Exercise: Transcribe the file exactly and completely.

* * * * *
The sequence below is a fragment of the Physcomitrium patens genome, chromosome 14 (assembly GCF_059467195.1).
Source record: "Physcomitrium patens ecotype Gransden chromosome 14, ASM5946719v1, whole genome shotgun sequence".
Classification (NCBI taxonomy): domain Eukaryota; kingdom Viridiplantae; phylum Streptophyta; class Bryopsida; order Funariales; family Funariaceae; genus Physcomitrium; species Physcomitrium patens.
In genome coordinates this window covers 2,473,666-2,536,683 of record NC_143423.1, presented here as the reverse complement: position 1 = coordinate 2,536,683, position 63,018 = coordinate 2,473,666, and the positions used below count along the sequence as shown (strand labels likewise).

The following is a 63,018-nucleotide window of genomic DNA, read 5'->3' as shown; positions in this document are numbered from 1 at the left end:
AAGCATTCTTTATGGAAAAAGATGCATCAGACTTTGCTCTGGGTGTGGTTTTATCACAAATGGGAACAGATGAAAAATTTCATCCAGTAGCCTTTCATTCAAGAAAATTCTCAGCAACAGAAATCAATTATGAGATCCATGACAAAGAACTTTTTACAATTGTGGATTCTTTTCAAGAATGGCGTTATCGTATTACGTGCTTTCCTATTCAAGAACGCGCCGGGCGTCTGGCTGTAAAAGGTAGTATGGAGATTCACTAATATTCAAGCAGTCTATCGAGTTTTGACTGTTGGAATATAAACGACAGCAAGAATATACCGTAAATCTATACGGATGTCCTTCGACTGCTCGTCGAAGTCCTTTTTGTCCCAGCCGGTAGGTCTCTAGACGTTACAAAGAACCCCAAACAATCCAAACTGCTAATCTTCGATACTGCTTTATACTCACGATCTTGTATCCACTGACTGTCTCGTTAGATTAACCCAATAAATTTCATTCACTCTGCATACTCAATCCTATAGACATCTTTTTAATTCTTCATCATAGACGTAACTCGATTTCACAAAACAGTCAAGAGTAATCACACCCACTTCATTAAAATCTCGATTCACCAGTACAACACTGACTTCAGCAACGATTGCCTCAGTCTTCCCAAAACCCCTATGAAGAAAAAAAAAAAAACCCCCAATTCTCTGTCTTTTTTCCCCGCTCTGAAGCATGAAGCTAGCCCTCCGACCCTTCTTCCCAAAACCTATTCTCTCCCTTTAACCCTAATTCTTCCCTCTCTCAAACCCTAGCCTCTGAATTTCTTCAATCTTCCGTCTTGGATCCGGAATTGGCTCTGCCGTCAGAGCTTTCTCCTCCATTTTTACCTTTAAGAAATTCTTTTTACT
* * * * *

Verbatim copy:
The sequence below is a fragment of the Physcomitrium patens genome, chromosome 14 (assembly GCF_059467195.1).
Source record: "Physcomitrium patens ecotype Gransden chromosome 14, ASM5946719v1, whole genome shotgun sequence".
Classification (NCBI taxonomy): domain Eukaryota; kingdom Viridiplantae; phylum Streptophyta; class Bryopsida; order Funariales; family Funariaceae; genus Physcomitrium; species Physcomitrium patens.
In genome coordinates this window covers 2,473,666-2,536,683 of record NC_143423.1, presented here as the reverse complement: position 1 = coordinate 2,536,683, position 63,018 = coordinate 2,473,666, and the positions used below count along the sequence as shown (strand labels likewise).

The following is a 63,018-nucleotide window of genomic DNA, read 5'->3' as shown; positions in this document are numbered from 1 at the left end:
AAGCATTCTTTATGGAAAAAGATGCATCAGACTTTGCTCTGGGTGTGGTTTTATCACAAATGGGAACAGATGAAAAATTTCATCCAGTAGCCTTTCATTCAAGAAAATTCTCAGCAACAGAAATCAATTATGAGATCCATGACAAAGAACTTTTTACAATTGTGGATTCTTTTCAAGAATGGCGTTATCGTATTACGTGCTTTCCTATTCAAGAACGCGCCGGGCGTCTGGCTGTAAAAGGTAGTATGGAGATTCACTAATATTCAAGCAGTCTATCGAGTTTTGACTGTTGGAATATAAACGACAGCAAGAATATACCGTAAATCTATACGGATGTCCTTCGACTGCTCGTCGAAGTCCTTTTTGTCCCAGCCGGTAGGTCTCTAGACGTTACAAAGAACCCCAAACAATCCAAACTGCTAATCTTCGATACTGCTTTATACTCACGATCTTGTATCCACTGACTGTCTCGTTAGATTAACCCAATAAATTTCATTCACTCTGCATACTCAATCCTATAGACATCTTTTTAATTCTTCATCATAGACGTAACTCGATTTCACAAAACAGTCAAGAGTAATCACACCCACTTCATTAAAATCTCGATTCACCAGTACAACACTGACTTCAGCAACGATTGCCTCAGTCTTCCCAAAACCCCTATGAAGAAAAAAAAAAAAACCCCCAATTCTCTGTCTTTTTTCCCCGCTCTGAAGCATGAAGCTAGCCCTCCGACCCTTCTTCCCAAAACCTATTCTCTCCCTTTAACCCTAATTCTTCCCTCTCTCAAACCCTAGCCTCTGAATTTCTTCAATCTTCCGTCTTGGATCCGGAATTGGCTCTGCCGTCAGAGCTTTCTCCTCCATTTTTACCTTTAAGAAATTCTTTTTACT